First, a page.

Deterring Break-ins: 5 Places You Might Have Forgotten to Secure
Most intruders gain access right through the front door, and this is why the main door of a home is usually the most fortified. Homeowners everywhere are installing solid main doors and adding secure lock sets and deadbolts, however, when one way in for criminals is denied, they look for an alternate. Unfortunately, many homeowners overlook other easy ways into their homes, so use this list to make sure your home is secure.
The Back Door
Since visitors, deliveries, and the home owner come through the front door, most forget abou the back or side entrance door, and it is often lacking in structural strength and a decent lock. During the warmer months, back doors are routinely left unsecured as children and adults are outside constantly, and since the back door is also usually hidden from street view making it a better point of access for criminals hoping to avoid detection.
Homes that have an attached garage have a door inside the garage that leads directly into the home, and attached garages usually have an exterior access door in addition to the big garage doors. Exterior garage doors rarely have the same intrusion protection as the main door of a home, and many homes never lock the door that leads from the garage into the house. Criminals can then quickly get in the garage’s contents, and unimpeded access to the house once inside.
Second Floor Windows
The basement door of a home is often the most overlooked entry point of a home, a surprising amount of homeowners admit to it is often left unlocked and unchecked for weeks or even months at a time. A basement door is also usually the cheapest door installed on a house. In home construction, attention is paid to the main and back doors of the home. The basement door is often an inexpensive, unpainted wood core door that can easily be kicked in. The door is also likely to only have an inexpensive lockset with no deadbolt.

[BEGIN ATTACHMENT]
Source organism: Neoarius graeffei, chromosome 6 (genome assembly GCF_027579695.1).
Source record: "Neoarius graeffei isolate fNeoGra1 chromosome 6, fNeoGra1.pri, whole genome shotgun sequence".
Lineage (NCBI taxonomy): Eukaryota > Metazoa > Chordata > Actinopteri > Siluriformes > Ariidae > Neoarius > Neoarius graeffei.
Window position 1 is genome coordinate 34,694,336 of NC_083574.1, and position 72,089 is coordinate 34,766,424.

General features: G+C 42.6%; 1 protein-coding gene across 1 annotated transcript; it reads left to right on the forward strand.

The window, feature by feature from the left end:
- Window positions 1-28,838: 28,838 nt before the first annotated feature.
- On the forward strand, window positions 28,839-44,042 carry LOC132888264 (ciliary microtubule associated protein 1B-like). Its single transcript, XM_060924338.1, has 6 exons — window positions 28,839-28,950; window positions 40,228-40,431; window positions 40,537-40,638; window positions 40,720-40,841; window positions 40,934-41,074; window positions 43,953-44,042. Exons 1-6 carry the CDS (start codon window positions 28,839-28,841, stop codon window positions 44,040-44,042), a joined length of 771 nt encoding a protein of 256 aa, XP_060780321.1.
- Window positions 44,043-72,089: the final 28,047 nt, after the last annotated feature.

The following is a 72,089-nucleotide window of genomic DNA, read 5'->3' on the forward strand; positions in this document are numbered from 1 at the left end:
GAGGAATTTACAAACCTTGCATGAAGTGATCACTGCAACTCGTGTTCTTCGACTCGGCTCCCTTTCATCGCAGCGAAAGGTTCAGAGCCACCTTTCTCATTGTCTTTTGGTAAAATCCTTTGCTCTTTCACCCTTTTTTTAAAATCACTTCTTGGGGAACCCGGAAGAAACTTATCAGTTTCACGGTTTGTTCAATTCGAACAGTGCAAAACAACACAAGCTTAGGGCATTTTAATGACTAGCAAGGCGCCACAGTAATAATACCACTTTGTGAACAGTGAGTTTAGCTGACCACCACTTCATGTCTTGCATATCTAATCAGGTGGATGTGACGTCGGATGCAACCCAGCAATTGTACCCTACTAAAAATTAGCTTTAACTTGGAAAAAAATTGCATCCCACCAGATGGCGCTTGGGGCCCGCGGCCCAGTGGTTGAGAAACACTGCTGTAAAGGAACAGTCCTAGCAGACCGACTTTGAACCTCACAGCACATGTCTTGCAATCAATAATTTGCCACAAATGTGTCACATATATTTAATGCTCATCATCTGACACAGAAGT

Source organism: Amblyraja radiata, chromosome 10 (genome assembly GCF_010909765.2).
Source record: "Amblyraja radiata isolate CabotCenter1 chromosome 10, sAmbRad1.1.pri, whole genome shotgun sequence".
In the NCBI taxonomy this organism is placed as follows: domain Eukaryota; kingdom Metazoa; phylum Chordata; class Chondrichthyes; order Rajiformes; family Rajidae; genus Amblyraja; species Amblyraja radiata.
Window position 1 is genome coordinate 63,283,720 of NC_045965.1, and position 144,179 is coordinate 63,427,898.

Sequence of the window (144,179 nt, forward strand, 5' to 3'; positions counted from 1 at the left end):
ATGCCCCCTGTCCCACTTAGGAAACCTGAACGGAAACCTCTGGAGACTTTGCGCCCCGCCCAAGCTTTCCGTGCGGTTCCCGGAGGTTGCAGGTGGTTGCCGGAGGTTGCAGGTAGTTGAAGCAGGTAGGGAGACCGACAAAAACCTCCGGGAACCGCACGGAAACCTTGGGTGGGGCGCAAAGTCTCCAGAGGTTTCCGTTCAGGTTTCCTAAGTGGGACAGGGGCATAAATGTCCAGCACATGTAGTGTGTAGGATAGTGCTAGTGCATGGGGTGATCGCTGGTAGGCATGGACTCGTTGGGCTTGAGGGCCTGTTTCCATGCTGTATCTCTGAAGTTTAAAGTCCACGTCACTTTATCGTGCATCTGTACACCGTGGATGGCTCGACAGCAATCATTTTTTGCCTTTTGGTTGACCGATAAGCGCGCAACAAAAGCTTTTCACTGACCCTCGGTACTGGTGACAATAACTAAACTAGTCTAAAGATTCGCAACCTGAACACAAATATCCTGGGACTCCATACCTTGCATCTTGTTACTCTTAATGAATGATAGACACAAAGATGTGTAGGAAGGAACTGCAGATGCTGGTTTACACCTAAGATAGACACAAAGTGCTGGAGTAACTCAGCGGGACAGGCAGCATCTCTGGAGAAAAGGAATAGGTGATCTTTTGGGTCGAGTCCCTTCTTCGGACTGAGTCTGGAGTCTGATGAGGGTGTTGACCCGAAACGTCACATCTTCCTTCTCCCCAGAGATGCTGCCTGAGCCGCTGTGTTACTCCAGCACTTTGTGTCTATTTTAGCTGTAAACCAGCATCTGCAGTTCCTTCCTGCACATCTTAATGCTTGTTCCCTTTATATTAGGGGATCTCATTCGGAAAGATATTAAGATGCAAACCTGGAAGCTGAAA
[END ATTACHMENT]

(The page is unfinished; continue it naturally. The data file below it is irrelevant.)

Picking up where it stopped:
Second and First Floor Windows
Windows at ground and second floor level are easy access points, especially true for the second floor, where windows are more likely to be unlocked. Windows on porches and decks usually do not even require any climbing to get through, so these are hot spots for break-ins. Simply checking to make sure that the windows are locked before leaving can deter many would-be intruders looking for an easy target, and the other issue is the cheap plastic locking mechanisms on most windows that can be circumvented with a screwdriver in seconds.
Evergreen shrubs are popular landscaping plants placed around the perimeter of a home, and when first planted, they are too low to hide behind, but after a couple of seasons of growth, they provide excellent concealment for a criminal to work at opening a window. Shrubbery around stoops, decks or porches at entrance doors can conceal criminal activity. Trellises that support roses and ivy, along with plants such as palmetto grasses, also provide concealment, so keep plants and objects around doors or windows small and low so a person cannot use them to hide.
Look for ways into your home, consider objects, plants and other things that could provide concealment or aid for criminals intent on breaking in. Fortify entry points using stronger materials, protective devices and strong locks, and these small changes can greatly improve home security.
This article was written on behalf of HomeSecuritySystems.com by Mike. For those currently looking into securing your home, please go to http://www.homesecuritysystems.com/.